An argument that liberals dominate academia because social norms present academia as being a bastion of liberalism. The practical consequences, if true: "To Mr. Gross, accusations by conservatives of bias and student brainwashing are self-defeating. 1The irony is that the more conservatives complain about academia’s liberalism,' he said, 1the more likely it’s going to remain a bastion of liberalism.'" It's an interesting argument. The general ideas is that certain careers are typecast. For example, few men go into nursing because nursing is viewed as "women's work." The argument is that being a university professor is seen by most people as "liberal's work" and, therefore, is an unattractive career option for those who self-identify as conservatives.
The Washington Monthly points out something I've known for years, that US school lunches are the worst of all possible worlds. For this reason, my daughters have always packed a lunch.
I'm a bit disappointed that the new Google phone underwhelms. I even had very low expectations. All I wanted to see was Google release a retail phone not tied to any one mobile carrier. Of course, one could argue that such a move would have been suicide.
An interesting article on the horrors of war. I'm not convinced, though. Throughout history there have been plenty of bloodthirsty nations with populations well acquainted with the results of war.
The NY Times has a nice little piece on the best foods you're not eating. Three of the eleven have regular appearances in my regular diet. I don't see myself eating pumpkin seeds on a regular basis anytime soon. I should add more beets, though. And I'm contemplating taking up making sauerkraut. Pity that my kids don't like it.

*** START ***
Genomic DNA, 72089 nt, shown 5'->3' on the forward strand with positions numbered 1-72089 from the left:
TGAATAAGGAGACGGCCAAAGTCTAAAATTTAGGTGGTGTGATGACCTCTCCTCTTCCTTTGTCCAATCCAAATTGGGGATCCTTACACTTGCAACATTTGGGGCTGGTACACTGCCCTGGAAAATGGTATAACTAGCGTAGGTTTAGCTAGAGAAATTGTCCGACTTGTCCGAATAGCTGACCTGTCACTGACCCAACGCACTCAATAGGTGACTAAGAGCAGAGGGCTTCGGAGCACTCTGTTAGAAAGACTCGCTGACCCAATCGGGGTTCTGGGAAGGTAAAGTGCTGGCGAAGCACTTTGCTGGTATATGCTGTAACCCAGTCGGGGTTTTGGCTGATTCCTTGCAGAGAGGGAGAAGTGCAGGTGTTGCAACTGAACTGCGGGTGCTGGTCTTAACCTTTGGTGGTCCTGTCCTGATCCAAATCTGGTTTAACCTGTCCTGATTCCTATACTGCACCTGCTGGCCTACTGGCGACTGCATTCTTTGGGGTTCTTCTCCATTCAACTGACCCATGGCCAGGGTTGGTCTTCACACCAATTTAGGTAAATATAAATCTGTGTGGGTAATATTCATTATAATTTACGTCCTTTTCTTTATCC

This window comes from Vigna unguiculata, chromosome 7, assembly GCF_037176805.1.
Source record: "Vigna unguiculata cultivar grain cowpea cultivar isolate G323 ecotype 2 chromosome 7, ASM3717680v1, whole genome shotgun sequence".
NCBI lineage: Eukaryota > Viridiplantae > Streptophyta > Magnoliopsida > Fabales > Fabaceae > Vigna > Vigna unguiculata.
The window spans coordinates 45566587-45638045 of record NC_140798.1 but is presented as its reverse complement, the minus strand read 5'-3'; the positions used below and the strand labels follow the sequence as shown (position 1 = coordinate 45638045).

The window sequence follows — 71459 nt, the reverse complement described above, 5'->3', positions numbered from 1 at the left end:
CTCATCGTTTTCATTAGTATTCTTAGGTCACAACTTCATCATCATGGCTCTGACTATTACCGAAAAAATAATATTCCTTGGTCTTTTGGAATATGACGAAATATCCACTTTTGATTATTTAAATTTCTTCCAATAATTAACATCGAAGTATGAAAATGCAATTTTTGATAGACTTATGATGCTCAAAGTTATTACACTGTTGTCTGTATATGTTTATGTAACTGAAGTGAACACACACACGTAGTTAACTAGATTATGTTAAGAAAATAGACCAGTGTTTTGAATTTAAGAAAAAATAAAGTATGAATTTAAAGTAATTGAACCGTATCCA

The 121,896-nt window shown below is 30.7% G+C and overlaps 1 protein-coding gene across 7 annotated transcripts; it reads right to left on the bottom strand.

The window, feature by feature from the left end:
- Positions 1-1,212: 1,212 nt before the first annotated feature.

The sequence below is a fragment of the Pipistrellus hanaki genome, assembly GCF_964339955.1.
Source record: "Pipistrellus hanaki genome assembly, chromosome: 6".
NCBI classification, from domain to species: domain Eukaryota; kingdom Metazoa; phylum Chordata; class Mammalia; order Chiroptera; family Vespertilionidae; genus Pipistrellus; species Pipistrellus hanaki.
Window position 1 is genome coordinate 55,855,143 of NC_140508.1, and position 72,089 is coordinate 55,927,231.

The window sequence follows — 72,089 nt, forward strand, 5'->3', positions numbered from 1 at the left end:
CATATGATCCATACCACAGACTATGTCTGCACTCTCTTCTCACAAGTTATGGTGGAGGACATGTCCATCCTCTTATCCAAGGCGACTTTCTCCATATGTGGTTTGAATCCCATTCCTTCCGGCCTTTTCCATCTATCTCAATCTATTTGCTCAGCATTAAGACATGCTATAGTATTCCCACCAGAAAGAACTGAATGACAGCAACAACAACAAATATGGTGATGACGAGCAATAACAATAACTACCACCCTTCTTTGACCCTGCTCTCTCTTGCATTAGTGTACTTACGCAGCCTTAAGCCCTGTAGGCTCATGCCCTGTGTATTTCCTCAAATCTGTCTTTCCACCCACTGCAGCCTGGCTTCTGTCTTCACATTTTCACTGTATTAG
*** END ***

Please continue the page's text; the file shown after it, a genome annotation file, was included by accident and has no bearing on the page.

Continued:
The mortgage meltdown leads to an interesting question for Randroids. What happens when walking away from your mortgage is unambiguously in your self interest? One can't even really use the "it's breaking a contract" line to paint it as a moral flaw. Mortgage contracts spell out the obligations and penalties if the borrower does not pay. If the borrower is willing to face that, on what basis would a libertarian object to such behavior if it is in one's best interest?
The Crist/Rubio fistfight in Florida looks to me like a train wreck in slow motion. Rubio comes off fairly well in this examination of Crist, the Republican Party, Rubio and the Tea Baggists. So does Crist. The Tea Baggists, not so much.
I quite like the title of this journal article: Shape shifting lizard people, Israelite slaves, and other theories of pyramid building. (Unfortunately, I don't think the full text is available to be read for free.) The article is also interesting and a good reminder that it isn't only religious groups that have an ideological interest in science reaching certain conclusions.
The situation with feral dogs in Moscow is pretty interesting, especially the division into various sorts (beggars, foragers, and predators) including one type capable of riding buses and trains to expand the foraging area of the pack.
One of my favorite newspapers is said to be going the for-fee-only access route. On the one hand I can't really blame them for trying to stay in business during some pretty tough times for newspapers. On the other hand, it's a gamble that may not pay off any better than their last attempt to go the for-fee route. The article brings up an interesting question but I don't they push it far enough, ``What makes the decision so agonizing for Sulzberger is that it involves not just business considerations, but ultimately a self-assessment of just what Times journalism is worth to the world. '' I think a more interesting question would be just what is the value of journalism itself to the world and is the for-profit model the best way of providing that value?